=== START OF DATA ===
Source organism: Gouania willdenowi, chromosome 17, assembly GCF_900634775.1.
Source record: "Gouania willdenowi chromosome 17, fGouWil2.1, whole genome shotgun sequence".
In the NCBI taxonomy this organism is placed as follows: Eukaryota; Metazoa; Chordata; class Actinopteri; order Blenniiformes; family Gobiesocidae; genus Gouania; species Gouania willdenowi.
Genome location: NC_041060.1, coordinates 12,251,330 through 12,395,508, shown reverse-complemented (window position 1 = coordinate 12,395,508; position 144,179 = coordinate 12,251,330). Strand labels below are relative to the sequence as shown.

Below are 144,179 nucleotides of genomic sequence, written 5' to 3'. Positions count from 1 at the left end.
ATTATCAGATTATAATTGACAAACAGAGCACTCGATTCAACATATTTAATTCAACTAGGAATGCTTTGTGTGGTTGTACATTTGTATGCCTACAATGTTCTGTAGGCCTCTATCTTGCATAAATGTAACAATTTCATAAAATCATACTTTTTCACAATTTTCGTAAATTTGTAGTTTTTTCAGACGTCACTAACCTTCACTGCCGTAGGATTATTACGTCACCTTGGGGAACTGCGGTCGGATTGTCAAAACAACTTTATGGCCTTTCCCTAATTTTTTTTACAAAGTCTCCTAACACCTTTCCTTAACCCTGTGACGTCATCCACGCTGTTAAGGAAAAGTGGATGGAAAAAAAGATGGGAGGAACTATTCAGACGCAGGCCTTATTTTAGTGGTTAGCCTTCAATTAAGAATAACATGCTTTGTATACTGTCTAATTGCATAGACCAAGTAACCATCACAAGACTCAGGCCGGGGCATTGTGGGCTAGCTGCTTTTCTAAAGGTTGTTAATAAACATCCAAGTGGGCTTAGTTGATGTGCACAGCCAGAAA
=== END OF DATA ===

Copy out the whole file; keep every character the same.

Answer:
Source organism: Gouania willdenowi, chromosome 17, assembly GCF_900634775.1.
Source record: "Gouania willdenowi chromosome 17, fGouWil2.1, whole genome shotgun sequence".
In the NCBI taxonomy this organism is placed as follows: Eukaryota; Metazoa; Chordata; class Actinopteri; order Blenniiformes; family Gobiesocidae; genus Gouania; species Gouania willdenowi.
Genome location: NC_041060.1, coordinates 12,251,330 through 12,395,508, shown reverse-complemented (window position 1 = coordinate 12,395,508; position 144,179 = coordinate 12,251,330). Strand labels below are relative to the sequence as shown.

Below are 144,179 nucleotides of genomic sequence, written 5' to 3'. Positions count from 1 at the left end.
ATTATCAGATTATAATTGACAAACAGAGCACTCGATTCAACATATTTAATTCAACTAGGAATGCTTTGTGTGGTTGTACATTTGTATGCCTACAATGTTCTGTAGGCCTCTATCTTGCATAAATGTAACAATTTCATAAAATCATACTTTTTCACAATTTTCGTAAATTTGTAGTTTTTTCAGACGTCACTAACCTTCACTGCCGTAGGATTATTACGTCACCTTGGGGAACTGCGGTCGGATTGTCAAAACAACTTTATGGCCTTTCCCTAATTTTTTTTACAAAGTCTCCTAACACCTTTCCTTAACCCTGTGACGTCATCCACGCTGTTAAGGAAAAGTGGATGGAAAAAAAGATGGGAGGAACTATTCAGACGCAGGCCTTATTTTAGTGGTTAGCCTTCAATTAAGAATAACATGCTTTGTATACTGTCTAATTGCATAGACCAAGTAACCATCACAAGACTCAGGCCGGGGCATTGTGGGCTAGCTGCTTTTCTAAAGGTTGTTAATAAACATCCAAGTGGGCTTAGTTGATGTGCACAGCCAGAAA